(Source: Fr. Lasance, The New Roman Missal,)
Pope Clement XII desiring to honor the Mystical Doctor of Carmel, famous for the help he gave to St. Teresa in the reform of her Order and for his mystical writings, in which he taught the science of the saints for the good of souls, introduced his feast in the Calendar. Pius XI (November 24, 1926) proclaimed him a Doctor of the Church.
His life was filled with difficulties and embittered by anxiety, fatigue, persecution and painful illnesses. When Jesus asked him one day what reward he desired for the labors he had sustained, John replied: “Lord, to suffer and to be humiliated for Thee.” He asked God to permit him to die where he would be unknown to all. He passed to a better life on December 14, 1591.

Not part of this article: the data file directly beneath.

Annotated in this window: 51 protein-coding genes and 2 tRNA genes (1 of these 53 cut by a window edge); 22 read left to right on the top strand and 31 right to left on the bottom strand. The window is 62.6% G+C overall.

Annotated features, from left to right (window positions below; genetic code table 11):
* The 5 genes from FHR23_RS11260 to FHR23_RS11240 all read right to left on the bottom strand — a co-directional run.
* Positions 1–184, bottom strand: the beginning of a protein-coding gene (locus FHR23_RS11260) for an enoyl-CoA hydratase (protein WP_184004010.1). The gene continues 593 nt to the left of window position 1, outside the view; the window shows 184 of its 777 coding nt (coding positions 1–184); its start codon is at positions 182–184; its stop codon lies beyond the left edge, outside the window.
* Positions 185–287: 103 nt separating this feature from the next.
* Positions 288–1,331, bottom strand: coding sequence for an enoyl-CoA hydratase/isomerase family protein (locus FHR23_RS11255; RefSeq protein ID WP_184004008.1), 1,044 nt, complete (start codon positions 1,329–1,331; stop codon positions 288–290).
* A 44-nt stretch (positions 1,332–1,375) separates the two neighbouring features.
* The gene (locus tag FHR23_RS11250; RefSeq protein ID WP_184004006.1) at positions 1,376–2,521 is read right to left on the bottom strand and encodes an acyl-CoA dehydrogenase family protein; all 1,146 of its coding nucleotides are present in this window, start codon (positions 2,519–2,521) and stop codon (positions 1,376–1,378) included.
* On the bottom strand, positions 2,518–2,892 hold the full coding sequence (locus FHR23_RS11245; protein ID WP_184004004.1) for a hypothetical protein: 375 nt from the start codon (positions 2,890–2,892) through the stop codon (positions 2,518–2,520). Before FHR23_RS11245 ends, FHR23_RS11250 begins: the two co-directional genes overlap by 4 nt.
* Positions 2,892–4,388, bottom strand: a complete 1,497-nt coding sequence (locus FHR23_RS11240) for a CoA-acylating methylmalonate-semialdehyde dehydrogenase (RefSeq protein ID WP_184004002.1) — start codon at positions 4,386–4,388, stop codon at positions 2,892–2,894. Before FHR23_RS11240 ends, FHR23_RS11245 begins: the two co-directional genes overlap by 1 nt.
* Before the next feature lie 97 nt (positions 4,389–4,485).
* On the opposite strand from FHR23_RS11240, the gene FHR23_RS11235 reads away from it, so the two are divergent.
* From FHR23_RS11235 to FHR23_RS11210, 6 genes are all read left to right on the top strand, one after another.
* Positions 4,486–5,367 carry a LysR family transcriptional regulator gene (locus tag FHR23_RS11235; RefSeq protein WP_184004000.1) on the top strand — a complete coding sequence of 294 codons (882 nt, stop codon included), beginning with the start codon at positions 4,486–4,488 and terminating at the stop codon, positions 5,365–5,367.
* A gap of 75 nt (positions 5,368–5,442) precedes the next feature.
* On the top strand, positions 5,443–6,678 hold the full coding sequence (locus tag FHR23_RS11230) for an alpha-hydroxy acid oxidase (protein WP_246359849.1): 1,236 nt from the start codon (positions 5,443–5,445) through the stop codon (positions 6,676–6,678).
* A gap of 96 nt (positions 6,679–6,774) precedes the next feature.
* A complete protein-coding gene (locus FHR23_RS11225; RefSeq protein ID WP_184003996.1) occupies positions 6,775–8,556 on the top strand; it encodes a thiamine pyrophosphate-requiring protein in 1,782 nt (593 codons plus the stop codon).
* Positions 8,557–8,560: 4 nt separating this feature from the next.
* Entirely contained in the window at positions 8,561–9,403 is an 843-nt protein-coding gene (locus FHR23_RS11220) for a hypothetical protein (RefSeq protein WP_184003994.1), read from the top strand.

St. Clement, styled by St. Paul in his letters to the Philippians (iv, 3) as his “fellow-laborer,” succeeded St. Cletus as Pope in the year 90. He is named third in the Canon of the Mass, after the apostles. There is no serious reason for doubting his martyrdom, although the account of it is apocryphal.
That the Clement mentioned by St. Paul is the same as the pope and martyr, commemorated today, is denied by many. His church in Rome is an example of the Roman basilica of an early time. His Acts state that he was buried at Chersonesus in Crimea. When the Apostles of the Slavs, Cyril and Methodius, went to Rome with them as a gift to the Pope the relics of St. Clement discovered by them at Chersonesus.